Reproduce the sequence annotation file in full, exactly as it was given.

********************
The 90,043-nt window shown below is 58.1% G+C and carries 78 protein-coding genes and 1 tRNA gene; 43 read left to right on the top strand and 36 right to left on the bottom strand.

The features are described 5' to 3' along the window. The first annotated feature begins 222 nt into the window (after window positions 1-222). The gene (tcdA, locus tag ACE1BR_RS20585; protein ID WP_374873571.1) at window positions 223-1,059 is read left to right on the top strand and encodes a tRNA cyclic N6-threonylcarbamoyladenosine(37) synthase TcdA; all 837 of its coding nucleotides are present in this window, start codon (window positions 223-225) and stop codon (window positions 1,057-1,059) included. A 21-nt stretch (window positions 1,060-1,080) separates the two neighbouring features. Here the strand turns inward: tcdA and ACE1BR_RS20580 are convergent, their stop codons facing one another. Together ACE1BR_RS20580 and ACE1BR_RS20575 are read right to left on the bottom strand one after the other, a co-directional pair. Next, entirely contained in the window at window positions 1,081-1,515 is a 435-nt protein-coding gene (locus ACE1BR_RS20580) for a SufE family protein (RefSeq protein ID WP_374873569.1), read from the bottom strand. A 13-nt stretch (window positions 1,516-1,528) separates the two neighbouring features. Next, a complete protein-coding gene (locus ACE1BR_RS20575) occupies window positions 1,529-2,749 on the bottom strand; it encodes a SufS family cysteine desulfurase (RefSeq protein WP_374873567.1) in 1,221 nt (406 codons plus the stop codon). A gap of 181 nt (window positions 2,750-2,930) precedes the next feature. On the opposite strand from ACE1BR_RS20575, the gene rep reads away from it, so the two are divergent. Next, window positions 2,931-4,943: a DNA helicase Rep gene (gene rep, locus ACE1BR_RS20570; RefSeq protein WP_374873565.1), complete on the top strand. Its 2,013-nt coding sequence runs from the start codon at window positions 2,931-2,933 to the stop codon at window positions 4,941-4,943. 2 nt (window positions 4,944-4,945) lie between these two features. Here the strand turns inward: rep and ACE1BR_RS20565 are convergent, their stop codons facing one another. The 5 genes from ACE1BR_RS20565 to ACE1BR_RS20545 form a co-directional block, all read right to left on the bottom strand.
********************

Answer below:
The 90,043-nt window shown below is 58.1% G+C and carries 78 protein-coding genes and 1 tRNA gene; 43 read left to right on the top strand and 36 right to left on the bottom strand.

The features are described 5' to 3' along the window. The first annotated feature begins 222 nt into the window (after window positions 1-222). The gene (tcdA, locus tag ACE1BR_RS20585; protein ID WP_374873571.1) at window positions 223-1,059 is read left to right on the top strand and encodes a tRNA cyclic N6-threonylcarbamoyladenosine(37) synthase TcdA; all 837 of its coding nucleotides are present in this window, start codon (window positions 223-225) and stop codon (window positions 1,057-1,059) included. A 21-nt stretch (window positions 1,060-1,080) separates the two neighbouring features. Here the strand turns inward: tcdA and ACE1BR_RS20580 are convergent, their stop codons facing one another. Together ACE1BR_RS20580 and ACE1BR_RS20575 are read right to left on the bottom strand one after the other, a co-directional pair. Next, entirely contained in the window at window positions 1,081-1,515 is a 435-nt protein-coding gene (locus ACE1BR_RS20580) for a SufE family protein (RefSeq protein ID WP_374873569.1), read from the bottom strand. A 13-nt stretch (window positions 1,516-1,528) separates the two neighbouring features. Next, a complete protein-coding gene (locus ACE1BR_RS20575) occupies window positions 1,529-2,749 on the bottom strand; it encodes a SufS family cysteine desulfurase (RefSeq protein WP_374873567.1) in 1,221 nt (406 codons plus the stop codon). A gap of 181 nt (window positions 2,750-2,930) precedes the next feature. On the opposite strand from ACE1BR_RS20575, the gene rep reads away from it, so the two are divergent. Next, window positions 2,931-4,943: a DNA helicase Rep gene (gene rep, locus ACE1BR_RS20570; RefSeq protein WP_374873565.1), complete on the top strand. Its 2,013-nt coding sequence runs from the start codon at window positions 2,931-2,933 to the stop codon at window positions 4,941-4,943. 2 nt (window positions 4,944-4,945) lie between these two features. Here the strand turns inward: rep and ACE1BR_RS20565 are convergent, their stop codons facing one another. The 5 genes from ACE1BR_RS20565 to ACE1BR_RS20545 form a co-directional block, all read right to left on the bottom strand.